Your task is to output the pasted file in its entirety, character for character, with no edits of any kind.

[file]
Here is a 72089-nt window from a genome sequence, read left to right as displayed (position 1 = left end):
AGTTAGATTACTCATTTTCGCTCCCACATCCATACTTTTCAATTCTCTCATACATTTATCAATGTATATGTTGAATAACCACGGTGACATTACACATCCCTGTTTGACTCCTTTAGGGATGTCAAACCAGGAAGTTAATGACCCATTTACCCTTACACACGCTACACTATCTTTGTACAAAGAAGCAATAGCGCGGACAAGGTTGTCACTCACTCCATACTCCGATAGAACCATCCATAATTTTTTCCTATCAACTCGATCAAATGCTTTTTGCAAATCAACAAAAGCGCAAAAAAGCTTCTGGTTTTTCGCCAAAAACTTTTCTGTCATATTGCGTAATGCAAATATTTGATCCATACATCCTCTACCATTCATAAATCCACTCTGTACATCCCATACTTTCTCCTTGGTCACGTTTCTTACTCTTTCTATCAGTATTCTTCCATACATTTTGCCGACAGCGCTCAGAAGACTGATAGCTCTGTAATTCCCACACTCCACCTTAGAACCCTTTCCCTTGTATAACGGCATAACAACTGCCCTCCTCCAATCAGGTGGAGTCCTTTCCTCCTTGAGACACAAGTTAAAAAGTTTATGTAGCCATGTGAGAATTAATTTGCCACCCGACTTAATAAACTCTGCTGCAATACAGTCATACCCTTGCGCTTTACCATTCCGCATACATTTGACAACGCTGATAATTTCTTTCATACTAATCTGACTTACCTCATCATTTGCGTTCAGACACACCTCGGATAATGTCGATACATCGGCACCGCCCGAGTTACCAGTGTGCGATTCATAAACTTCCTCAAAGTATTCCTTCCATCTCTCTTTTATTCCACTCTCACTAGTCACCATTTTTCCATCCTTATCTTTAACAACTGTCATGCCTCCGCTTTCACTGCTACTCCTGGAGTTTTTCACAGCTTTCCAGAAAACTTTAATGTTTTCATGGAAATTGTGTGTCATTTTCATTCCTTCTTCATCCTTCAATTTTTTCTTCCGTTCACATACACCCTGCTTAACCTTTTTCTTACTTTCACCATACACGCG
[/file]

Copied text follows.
Here is a 72089-nt window from a genome sequence, read left to right as displayed (position 1 = left end):
AGTTAGATTACTCATTTTCGCTCCCACATCCATACTTTTCAATTCTCTCATACATTTATCAATGTATATGTTGAATAACCACGGTGACATTACACATCCCTGTTTGACTCCTTTAGGGATGTCAAACCAGGAAGTTAATGACCCATTTACCCTTACACACGCTACACTATCTTTGTACAAAGAAGCAATAGCGCGGACAAGGTTGTCACTCACTCCATACTCCGATAGAACCATCCATAATTTTTTCCTATCAACTCGATCAAATGCTTTTTGCAAATCAACAAAAGCGCAAAAAAGCTTCTGGTTTTTCGCCAAAAACTTTTCTGTCATATTGCGTAATGCAAATATTTGATCCATACATCCTCTACCATTCATAAATCCACTCTGTACATCCCATACTTTCTCCTTGGTCACGTTTCTTACTCTTTCTATCAGTATTCTTCCATACATTTTGCCGACAGCGCTCAGAAGACTGATAGCTCTGTAATTCCCACACTCCACCTTAGAACCCTTTCCCTTGTATAACGGCATAACAACTGCCCTCCTCCAATCAGGTGGAGTCCTTTCCTCCTTGAGACACAAGTTAAAAAGTTTATGTAGCCATGTGAGAATTAATTTGCCACCCGACTTAATAAACTCTGCTGCAATACAGTCATACCCTTGCGCTTTACCATTCCGCATACATTTGACAACGCTGATAATTTCTTTCATACTAATCTGACTTACCTCATCATTTGCGTTCAGACACACCTCGGATAATGTCGATACATCGGCACCGCCCGAGTTACCAGTGTGCGATTCATAAACTTCCTCAAAGTATTCCTTCCATCTCTCTTTTATTCCACTCTCACTAGTCACCATTTTTCCATCCTTATCTTTAACAACTGTCATGCCTCCGCTTTCACTGCTACTCCTGGAGTTTTTCACAGCTTTCCAGAAAACTTTAATGTTTTCATGGAAATTGTGTGTCATTTTCATTCCTTCTTCATCCTTCAATTTTTTCTTCCGTTCACATACACCCTGCTTAACCTTTTTCTTACTTTCACCATACACGCG